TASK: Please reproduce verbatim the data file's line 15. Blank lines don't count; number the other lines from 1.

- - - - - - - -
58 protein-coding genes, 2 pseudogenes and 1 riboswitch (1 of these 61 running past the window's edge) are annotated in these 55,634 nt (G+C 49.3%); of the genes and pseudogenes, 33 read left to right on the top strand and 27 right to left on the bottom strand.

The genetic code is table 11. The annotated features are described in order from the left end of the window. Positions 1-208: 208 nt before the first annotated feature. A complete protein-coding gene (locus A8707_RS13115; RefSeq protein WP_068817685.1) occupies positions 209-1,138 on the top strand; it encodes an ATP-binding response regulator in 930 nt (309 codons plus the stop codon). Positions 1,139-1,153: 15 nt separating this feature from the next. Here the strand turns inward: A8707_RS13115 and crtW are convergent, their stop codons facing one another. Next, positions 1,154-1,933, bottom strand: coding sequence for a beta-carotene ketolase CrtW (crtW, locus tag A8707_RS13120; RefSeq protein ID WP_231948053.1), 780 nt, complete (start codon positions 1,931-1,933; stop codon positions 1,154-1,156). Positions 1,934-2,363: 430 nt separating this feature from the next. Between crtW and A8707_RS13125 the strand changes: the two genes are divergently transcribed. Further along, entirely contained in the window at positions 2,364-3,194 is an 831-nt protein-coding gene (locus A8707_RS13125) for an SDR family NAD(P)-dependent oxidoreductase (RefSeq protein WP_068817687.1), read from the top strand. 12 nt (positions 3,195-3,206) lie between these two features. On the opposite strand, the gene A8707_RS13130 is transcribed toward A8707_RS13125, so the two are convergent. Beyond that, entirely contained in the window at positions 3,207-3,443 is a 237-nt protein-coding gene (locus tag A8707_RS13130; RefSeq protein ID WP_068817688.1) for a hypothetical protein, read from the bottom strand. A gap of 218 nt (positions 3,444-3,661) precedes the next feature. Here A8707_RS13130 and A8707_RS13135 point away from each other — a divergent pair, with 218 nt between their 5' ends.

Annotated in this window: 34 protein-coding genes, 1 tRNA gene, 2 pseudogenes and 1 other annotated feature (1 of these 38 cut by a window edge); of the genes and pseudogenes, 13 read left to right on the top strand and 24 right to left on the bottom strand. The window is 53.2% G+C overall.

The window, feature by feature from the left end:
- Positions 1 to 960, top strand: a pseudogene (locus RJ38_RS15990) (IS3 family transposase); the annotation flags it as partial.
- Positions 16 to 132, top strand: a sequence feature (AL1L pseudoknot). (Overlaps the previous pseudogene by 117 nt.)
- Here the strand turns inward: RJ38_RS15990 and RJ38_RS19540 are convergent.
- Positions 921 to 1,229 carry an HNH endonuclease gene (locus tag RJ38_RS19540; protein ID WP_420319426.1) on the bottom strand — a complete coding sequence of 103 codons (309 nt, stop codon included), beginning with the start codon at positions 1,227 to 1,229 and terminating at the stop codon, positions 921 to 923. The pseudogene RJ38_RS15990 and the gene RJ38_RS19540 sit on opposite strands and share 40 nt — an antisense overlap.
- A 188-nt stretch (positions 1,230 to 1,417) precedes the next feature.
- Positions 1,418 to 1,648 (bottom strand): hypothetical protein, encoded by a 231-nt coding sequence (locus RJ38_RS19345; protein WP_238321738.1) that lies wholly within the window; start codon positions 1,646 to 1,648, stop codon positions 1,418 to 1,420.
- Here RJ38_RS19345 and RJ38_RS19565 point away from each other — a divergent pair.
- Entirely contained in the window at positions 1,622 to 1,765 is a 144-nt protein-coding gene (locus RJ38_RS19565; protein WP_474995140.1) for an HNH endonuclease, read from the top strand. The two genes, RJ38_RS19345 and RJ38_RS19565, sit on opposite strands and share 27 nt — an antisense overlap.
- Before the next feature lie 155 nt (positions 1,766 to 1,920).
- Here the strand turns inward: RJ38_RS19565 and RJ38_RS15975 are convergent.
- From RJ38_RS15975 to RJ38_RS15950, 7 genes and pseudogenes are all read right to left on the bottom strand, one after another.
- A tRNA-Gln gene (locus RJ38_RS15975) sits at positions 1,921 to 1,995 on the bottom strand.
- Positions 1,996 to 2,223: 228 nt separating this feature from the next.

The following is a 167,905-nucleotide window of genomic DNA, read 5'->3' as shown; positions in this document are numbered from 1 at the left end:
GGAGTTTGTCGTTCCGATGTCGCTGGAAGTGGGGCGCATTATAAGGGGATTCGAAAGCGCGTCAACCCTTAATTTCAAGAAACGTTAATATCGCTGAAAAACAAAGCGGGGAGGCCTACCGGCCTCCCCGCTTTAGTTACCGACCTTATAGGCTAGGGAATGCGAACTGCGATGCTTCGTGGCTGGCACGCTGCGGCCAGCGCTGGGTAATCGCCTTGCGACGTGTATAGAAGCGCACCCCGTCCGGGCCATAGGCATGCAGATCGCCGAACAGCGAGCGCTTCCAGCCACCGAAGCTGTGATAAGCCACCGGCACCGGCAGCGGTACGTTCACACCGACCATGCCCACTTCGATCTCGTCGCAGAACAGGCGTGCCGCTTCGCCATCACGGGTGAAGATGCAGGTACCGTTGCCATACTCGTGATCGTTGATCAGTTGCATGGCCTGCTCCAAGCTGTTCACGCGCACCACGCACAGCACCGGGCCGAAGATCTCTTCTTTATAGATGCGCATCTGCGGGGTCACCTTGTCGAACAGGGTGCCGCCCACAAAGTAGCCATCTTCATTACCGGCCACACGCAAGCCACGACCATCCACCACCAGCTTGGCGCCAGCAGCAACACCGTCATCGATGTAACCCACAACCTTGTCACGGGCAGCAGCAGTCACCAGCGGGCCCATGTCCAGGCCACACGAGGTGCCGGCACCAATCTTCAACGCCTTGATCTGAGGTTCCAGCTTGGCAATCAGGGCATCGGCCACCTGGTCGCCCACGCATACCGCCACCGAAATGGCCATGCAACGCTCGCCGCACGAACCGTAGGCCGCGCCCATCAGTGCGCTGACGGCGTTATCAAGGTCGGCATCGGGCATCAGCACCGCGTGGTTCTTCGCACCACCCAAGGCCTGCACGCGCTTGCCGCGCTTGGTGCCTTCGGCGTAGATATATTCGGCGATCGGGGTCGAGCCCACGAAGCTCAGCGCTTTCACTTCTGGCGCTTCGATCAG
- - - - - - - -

- From RJ38_RS15975 to RJ38_RS15950, 7 genes and pseudogenes are all read right to left on the bottom strand, one after another.